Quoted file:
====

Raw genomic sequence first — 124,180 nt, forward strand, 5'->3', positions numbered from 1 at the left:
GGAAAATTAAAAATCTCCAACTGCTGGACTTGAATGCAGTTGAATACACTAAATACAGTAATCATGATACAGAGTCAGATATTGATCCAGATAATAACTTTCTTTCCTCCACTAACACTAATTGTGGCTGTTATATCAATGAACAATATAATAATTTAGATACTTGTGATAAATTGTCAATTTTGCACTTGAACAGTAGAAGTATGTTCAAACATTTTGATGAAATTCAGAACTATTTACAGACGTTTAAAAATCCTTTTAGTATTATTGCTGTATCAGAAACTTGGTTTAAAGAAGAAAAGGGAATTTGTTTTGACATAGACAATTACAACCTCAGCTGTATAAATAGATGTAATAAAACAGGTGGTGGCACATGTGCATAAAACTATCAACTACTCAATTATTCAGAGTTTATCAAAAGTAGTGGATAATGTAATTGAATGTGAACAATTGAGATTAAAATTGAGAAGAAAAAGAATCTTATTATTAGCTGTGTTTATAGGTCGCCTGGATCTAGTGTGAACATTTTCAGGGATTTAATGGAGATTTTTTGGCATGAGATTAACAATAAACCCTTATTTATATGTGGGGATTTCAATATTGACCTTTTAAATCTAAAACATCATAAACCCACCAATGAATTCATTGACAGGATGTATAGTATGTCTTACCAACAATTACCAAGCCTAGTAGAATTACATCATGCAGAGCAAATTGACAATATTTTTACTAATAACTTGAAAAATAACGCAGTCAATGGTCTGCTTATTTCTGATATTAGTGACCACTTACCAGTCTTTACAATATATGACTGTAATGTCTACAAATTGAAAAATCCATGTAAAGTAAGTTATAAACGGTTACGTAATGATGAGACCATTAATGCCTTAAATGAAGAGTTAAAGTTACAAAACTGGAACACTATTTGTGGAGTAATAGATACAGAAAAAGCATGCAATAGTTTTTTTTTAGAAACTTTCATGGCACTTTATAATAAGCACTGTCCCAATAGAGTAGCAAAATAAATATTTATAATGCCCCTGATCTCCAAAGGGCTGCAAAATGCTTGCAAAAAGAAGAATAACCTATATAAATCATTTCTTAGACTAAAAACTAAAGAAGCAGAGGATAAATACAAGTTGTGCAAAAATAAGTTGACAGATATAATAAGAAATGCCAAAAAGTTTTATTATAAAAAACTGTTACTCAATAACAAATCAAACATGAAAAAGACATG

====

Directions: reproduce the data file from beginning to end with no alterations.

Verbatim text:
Raw genomic sequence first — 124,180 nt, forward strand, 5'->3', positions numbered from 1 at the left:
GGAAAATTAAAAATCTCCAACTGCTGGACTTGAATGCAGTTGAATACACTAAATACAGTAATCATGATACAGAGTCAGATATTGATCCAGATAATAACTTTCTTTCCTCCACTAACACTAATTGTGGCTGTTATATCAATGAACAATATAATAATTTAGATACTTGTGATAAATTGTCAATTTTGCACTTGAACAGTAGAAGTATGTTCAAACATTTTGATGAAATTCAGAACTATTTACAGACGTTTAAAAATCCTTTTAGTATTATTGCTGTATCAGAAACTTGGTTTAAAGAAGAAAAGGGAATTTGTTTTGACATAGACAATTACAACCTCAGCTGTATAAATAGATGTAATAAAACAGGTGGTGGCACATGTGCATAAAACTATCAACTACTCAATTATTCAGAGTTTATCAAAAGTAGTGGATAATGTAATTGAATGTGAACAATTGAGATTAAAATTGAGAAGAAAAAGAATCTTATTATTAGCTGTGTTTATAGGTCGCCTGGATCTAGTGTGAACATTTTCAGGGATTTAATGGAGATTTTTTGGCATGAGATTAACAATAAACCCTTATTTATATGTGGGGATTTCAATATTGACCTTTTAAATCTAAAACATCATAAACCCACCAATGAATTCATTGACAGGATGTATAGTATGTCTTACCAACAATTACCAAGCCTAGTAGAATTACATCATGCAGAGCAAATTGACAATATTTTTACTAATAACTTGAAAAATAACGCAGTCAATGGTCTGCTTATTTCTGATATTAGTGACCACTTACCAGTCTTTACAATATATGACTGTAATGTCTACAAATTGAAAAATCCATGTAAAGTAAGTTATAAACGGTTACGTAATGATGAGACCATTAATGCCTTAAATGAAGAGTTAAAGTTACAAAACTGGAACACTATTTGTGGAGTAATAGATACAGAAAAAGCATGCAATAGTTTTTTTTTAGAAACTTTCATGGCACTTTATAATAAGCACTGTCCCAATAGAGTAGCAAAATAAATATTTATAATGCCCCTGATCTCCAAAGGGCTGCAAAATGCTTGCAAAAAGAAGAATAACCTATATAAATCATTTCTTAGACTAAAAACTAAAGAAGCAGAGGATAAATACAAGTTGTGCAAAAATAAGTTGACAGATATAATAAGAAATGCCAAAAAGTTTTATTATAAAAAACTGTTACTCAATAACAAATCAAACATGAAAAAGACATG